The Justice Center joined the law school’s Criminal Defense Clinic and the UT Austin Initiative for Law, Societies, and Justice to host a lunch featuring former public defender Jocelyn Simonson, who is now a professor of law at Brooklyn Law School and a national authority on community bail funds. Simonson discussed her new book, “Radical Acts of Justice: How Ordinary People are Dismantling Mass Incarceration.”
Clinical professor Katy Dyer of the Criminal Defense Clinic, a former colleague of Simonson’s at The Bronx Defenders, introduced Simonson and joined the conversation about the book. The Public Defense Group, a student organization that supports the many students interested in public defense, cosponsored the talk.
“Radical Acts of Justice” tells the stories of ordinary people coming together to challenge the criminal legal system using traditional tools of the system: community bail funds, court watches, participatory defense, and budgets that reimagine how local governments keep people safe. According to Simonson, “when people join together to contest received ideas of justice and safety” through tactics like these, they challenge the ideas “that prosecutions and prisons make us safer”; “that public officials charged with maintaining ‘law and order’ are carrying out the will of the people”; and “that justice itself requires putting people in cages.”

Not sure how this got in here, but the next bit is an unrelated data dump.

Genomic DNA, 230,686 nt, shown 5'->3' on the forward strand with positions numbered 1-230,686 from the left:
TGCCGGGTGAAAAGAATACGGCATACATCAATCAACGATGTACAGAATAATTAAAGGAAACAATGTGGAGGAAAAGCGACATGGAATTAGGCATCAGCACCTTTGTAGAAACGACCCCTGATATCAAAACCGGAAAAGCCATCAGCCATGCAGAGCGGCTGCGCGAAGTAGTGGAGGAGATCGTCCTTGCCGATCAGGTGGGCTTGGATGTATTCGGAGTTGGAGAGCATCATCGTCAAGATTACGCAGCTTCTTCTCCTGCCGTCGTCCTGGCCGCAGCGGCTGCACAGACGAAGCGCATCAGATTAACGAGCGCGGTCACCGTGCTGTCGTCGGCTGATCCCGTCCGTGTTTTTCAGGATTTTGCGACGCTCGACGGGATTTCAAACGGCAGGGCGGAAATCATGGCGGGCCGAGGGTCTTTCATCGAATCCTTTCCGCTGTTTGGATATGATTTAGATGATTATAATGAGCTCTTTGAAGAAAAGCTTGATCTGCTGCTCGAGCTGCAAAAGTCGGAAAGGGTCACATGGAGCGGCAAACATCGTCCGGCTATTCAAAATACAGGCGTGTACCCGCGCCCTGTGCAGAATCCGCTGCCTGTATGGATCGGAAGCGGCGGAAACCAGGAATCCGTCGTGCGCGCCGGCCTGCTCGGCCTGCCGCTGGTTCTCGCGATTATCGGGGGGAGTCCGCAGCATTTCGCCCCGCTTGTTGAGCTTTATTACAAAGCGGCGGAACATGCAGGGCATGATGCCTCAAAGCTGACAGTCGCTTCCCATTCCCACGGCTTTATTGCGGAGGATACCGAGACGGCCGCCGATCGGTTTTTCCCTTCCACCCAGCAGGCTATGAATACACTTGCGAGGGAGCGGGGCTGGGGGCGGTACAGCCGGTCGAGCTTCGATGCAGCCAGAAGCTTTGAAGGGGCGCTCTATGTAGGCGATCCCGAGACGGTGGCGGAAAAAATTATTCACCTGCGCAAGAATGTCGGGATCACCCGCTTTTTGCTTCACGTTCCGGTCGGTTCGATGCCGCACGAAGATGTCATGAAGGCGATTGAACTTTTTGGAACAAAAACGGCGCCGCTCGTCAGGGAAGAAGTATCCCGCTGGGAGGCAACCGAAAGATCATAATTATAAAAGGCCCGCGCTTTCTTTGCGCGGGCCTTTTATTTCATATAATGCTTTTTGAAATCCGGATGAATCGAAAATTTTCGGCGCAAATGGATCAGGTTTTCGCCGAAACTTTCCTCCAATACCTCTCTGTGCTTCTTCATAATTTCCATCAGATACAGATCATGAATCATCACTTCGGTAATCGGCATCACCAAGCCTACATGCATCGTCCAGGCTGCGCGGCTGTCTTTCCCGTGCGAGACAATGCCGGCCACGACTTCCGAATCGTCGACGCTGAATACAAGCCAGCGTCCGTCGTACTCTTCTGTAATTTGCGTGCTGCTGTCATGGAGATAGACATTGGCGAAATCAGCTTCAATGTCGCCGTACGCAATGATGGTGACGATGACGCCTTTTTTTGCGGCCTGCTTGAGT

In her talk, Simonson described each of these collective tactics, their reception by judges, prosecutors, and defense attorneys, and the many ways in which the tactics challenge the status quo. She and Dyer also discussed how lawyers can participate in and support community action without getting in the way.
“I was heartened by how many law students, faculty, and staff came with an interest in how community organizers and other non-lawyers are disrupting the machine of inequities that exist in the criminal system,” said Dyer. “We had a terrific conversation about how law students and lawyers can work side by side with and in support of efforts to dismantle these unfair carceral systems.”